Tuesday, 19 February 2008

FSA testing

Heather has inspired me with all her letter-writing. I have drafted a letter to my local health food store about bulk products, and am ready to fax this one off to the Honorable Shirley Bond, Minister of Education. (This is my second post this evening - if you haven't already read my earlier one, then scroll down after you read this!)

Here it is, in its entirety.

The Hon Shirley Bond
Minister of Education

cc Mr E Vanderboom
Acting Inspector
Independent Schools


February 19th, 2008


Dear Madam

My children are enrolled with Wondertree’s Self Design program. They are currently in Grade 4 and 7 and as such have been forced to sit the FSA examinations this month.

I have many objections to these tests. I cannot speak for the children in the public schools, but expect that they are “taught to the test” and that most have a reasonable chance of getting through the 4.5 hours of numeracy and literacy testing with a “Meets Expectations” mark.

However, many children who learn at home are not taught specific skills at a specific age. In our home, we don’t say, “Oh, you’re in Grade 4, you have to learn this because you need to keep up with the public school kids.” My children learn things because they are interested in them and because they want to, and that could mean that they are “behind” in some subjects and “ahead” in others.

Being able to get through the mind-numbing tests that the Government has invented is not a true reflection of the child’s intelligence or ability.

Many of my fellow homeschooling parents were annoyed that the Grade 7 children were asked to write an article telling Grade 6 children how to make the most of their Grade 7 year. This was totally biased towards children in “bricks and mortar” schools, and I know that many of the homeschooled children, when faced with this topic, chose to write down the reasons why they would recommend that those poor Grade 6 kids should get out of school, get a life and spend their Grade 7 year homeschooling!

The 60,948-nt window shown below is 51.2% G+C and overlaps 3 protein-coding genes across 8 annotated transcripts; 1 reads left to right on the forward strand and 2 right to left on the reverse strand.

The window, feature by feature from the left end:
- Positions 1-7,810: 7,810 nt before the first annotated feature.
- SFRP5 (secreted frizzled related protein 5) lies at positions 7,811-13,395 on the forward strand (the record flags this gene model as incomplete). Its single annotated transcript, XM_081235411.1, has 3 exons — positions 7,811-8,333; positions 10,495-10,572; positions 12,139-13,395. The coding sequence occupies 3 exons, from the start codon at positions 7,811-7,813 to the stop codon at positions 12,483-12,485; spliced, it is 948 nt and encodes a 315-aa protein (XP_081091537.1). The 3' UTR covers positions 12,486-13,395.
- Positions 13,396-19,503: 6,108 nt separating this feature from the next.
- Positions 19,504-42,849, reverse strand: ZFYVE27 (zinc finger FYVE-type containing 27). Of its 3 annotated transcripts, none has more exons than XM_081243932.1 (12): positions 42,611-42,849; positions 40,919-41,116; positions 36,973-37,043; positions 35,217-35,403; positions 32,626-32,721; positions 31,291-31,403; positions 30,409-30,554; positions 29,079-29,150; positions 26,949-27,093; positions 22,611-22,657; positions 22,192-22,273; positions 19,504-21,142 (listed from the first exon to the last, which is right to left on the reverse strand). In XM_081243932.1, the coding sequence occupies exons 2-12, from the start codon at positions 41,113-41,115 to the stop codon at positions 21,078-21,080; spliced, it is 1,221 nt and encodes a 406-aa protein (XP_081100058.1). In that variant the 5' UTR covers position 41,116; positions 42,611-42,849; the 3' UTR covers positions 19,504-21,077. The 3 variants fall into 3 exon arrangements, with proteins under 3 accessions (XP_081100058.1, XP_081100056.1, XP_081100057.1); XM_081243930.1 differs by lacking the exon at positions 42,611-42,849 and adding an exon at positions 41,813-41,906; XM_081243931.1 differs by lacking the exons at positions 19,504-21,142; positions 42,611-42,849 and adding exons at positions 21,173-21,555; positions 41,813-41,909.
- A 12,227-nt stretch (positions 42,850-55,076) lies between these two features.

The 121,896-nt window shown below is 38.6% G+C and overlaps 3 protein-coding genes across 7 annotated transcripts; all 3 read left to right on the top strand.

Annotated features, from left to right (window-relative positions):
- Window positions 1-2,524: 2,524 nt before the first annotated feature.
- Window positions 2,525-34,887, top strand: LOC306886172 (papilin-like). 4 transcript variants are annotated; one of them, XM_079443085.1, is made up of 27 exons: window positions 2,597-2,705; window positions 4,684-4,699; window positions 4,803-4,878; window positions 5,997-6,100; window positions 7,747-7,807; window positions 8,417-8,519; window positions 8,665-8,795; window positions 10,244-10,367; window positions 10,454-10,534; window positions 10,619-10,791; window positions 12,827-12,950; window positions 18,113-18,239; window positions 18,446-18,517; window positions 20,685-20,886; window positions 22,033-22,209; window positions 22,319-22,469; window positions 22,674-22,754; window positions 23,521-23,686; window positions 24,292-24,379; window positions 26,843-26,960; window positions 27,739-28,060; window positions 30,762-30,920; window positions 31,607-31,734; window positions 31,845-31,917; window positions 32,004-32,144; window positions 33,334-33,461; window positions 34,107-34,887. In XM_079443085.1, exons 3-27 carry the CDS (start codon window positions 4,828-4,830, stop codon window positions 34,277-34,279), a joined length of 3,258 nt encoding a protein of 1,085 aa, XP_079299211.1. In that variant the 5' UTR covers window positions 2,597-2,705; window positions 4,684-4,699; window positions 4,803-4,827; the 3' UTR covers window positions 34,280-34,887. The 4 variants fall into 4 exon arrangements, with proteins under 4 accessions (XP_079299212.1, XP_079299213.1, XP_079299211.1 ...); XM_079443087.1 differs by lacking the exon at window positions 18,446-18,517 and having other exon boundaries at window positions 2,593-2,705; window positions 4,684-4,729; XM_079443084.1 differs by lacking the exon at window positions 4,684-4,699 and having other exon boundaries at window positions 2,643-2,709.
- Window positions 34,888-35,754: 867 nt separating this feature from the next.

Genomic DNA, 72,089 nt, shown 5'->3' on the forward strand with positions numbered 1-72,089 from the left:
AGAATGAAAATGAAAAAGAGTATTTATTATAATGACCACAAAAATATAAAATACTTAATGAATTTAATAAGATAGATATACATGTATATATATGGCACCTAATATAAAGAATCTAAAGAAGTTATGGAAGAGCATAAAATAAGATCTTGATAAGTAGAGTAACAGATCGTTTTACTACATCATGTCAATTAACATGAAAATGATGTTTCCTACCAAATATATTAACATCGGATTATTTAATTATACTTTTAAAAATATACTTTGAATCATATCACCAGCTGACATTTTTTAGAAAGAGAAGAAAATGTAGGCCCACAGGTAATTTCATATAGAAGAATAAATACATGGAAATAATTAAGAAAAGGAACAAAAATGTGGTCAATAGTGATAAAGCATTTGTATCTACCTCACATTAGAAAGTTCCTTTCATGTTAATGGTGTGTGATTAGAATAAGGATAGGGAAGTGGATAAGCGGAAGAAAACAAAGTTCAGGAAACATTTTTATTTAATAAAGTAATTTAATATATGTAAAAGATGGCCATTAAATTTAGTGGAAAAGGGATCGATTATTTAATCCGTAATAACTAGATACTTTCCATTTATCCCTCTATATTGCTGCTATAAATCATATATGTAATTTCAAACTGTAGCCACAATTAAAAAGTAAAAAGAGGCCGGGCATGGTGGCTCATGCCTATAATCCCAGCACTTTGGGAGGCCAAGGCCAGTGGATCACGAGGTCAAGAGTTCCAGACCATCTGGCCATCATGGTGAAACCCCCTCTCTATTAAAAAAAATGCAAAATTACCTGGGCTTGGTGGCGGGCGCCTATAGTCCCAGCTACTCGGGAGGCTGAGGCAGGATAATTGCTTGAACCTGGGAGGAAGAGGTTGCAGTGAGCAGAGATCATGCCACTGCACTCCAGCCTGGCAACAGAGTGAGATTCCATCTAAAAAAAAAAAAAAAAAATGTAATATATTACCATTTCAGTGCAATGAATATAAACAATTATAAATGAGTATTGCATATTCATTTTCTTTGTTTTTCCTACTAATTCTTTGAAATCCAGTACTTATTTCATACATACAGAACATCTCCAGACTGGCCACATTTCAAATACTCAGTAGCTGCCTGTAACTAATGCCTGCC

I have heard that the markers of the tests are praised for speed and do not spend much time actually reading what the children have written. This is very disrespectful to the children who have made an effort and spent much time writing something that is not going to be appreciated, just scanned briefly.

I have also heard that the marks given out are dependent upon the result that the Ministry wants to get. In other words, you set the “passing percentage” before the papers are marked. That is not an honest and fair way to go about things, it’s a way of ensuring that it makes it look like the schools are doing a good job which then makes you look good.

If my children had been in public school, I could have kept them home on the day(s) of the tests with no repercussions. However as a parent of children in a distributed learning program, I was told that I could not philosophically oppose the testing and refuse to let my children participate as I could then be asked to leave the program. I was also concerned that my refusal could cause problems for Self Design, possibly leading to a withdrawal of funding, which I certainly wouldn’t want, as I think they have the best program in the province and I want them to continue doing their good work. So I was stuck between a rock and a hard place and my children sat the tests.

Please do not reply to this with a form letter. If you cannot be bothered to write a personal response that refers to the points I have raised, I would prefer that you save the cost of the stamp.

Yours sincerely

1 comment:

LOUISE @ HOME IS WHERE THE HEART IS said...

I have no kids Nicola, but at the end of the day, Mum knows best for their kids. x